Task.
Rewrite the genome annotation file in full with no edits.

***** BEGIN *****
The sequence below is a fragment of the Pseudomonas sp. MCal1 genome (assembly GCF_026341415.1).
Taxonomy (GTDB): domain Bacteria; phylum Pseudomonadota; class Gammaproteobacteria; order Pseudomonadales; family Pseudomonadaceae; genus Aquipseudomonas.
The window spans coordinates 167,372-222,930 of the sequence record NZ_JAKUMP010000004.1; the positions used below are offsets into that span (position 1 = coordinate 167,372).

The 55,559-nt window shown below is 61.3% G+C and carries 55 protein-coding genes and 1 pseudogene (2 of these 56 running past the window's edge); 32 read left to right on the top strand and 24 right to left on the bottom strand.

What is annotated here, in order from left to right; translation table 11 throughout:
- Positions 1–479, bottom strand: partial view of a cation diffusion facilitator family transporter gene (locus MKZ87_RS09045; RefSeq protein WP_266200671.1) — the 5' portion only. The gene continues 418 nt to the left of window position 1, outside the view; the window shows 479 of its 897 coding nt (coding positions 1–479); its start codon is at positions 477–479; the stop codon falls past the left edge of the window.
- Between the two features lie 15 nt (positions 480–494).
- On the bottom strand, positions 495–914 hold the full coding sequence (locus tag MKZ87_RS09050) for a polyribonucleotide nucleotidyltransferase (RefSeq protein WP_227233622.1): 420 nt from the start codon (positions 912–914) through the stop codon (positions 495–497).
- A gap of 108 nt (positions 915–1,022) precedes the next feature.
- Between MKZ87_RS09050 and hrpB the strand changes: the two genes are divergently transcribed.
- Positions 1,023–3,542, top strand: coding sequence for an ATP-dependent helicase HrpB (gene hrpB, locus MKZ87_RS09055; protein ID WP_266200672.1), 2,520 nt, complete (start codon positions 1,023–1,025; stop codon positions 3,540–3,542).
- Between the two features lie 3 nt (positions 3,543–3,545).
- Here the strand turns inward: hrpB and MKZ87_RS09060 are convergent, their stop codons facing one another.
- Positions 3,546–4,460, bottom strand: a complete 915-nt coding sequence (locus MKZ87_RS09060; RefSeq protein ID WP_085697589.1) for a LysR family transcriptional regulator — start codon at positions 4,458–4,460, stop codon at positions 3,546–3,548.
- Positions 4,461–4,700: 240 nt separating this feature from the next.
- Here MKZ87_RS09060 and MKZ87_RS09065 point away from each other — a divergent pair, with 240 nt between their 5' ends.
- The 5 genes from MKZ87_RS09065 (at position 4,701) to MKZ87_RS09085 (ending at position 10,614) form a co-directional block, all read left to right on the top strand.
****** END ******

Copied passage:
The sequence below is a fragment of the Pseudomonas sp. MCal1 genome (assembly GCF_026341415.1).
Taxonomy (GTDB): domain Bacteria; phylum Pseudomonadota; class Gammaproteobacteria; order Pseudomonadales; family Pseudomonadaceae; genus Aquipseudomonas.
The window spans coordinates 167,372-222,930 of the sequence record NZ_JAKUMP010000004.1; the positions used below are offsets into that span (position 1 = coordinate 167,372).

The 55,559-nt window shown below is 61.3% G+C and carries 55 protein-coding genes and 1 pseudogene (2 of these 56 running past the window's edge); 32 read left to right on the top strand and 24 right to left on the bottom strand.

What is annotated here, in order from left to right; translation table 11 throughout:
- Positions 1–479, bottom strand: partial view of a cation diffusion facilitator family transporter gene (locus MKZ87_RS09045; RefSeq protein WP_266200671.1) — the 5' portion only. The gene continues 418 nt to the left of window position 1, outside the view; the window shows 479 of its 897 coding nt (coding positions 1–479); its start codon is at positions 477–479; the stop codon falls past the left edge of the window.
- Between the two features lie 15 nt (positions 480–494).
- On the bottom strand, positions 495–914 hold the full coding sequence (locus tag MKZ87_RS09050) for a polyribonucleotide nucleotidyltransferase (RefSeq protein WP_227233622.1): 420 nt from the start codon (positions 912–914) through the stop codon (positions 495–497).
- A gap of 108 nt (positions 915–1,022) precedes the next feature.
- Between MKZ87_RS09050 and hrpB the strand changes: the two genes are divergently transcribed.
- Positions 1,023–3,542, top strand: coding sequence for an ATP-dependent helicase HrpB (gene hrpB, locus MKZ87_RS09055; protein ID WP_266200672.1), 2,520 nt, complete (start codon positions 1,023–1,025; stop codon positions 3,540–3,542).
- Between the two features lie 3 nt (positions 3,543–3,545).
- Here the strand turns inward: hrpB and MKZ87_RS09060 are convergent, their stop codons facing one another.
- Positions 3,546–4,460, bottom strand: a complete 915-nt coding sequence (locus MKZ87_RS09060; RefSeq protein ID WP_085697589.1) for a LysR family transcriptional regulator — start codon at positions 4,458–4,460, stop codon at positions 3,546–3,548.
- Positions 4,461–4,700: 240 nt separating this feature from the next.
- Here MKZ87_RS09060 and MKZ87_RS09065 point away from each other — a divergent pair, with 240 nt between their 5' ends.
- The 5 genes from MKZ87_RS09065 (at position 4,701) to MKZ87_RS09085 (ending at position 10,614) form a co-directional block, all read left to right on the top strand.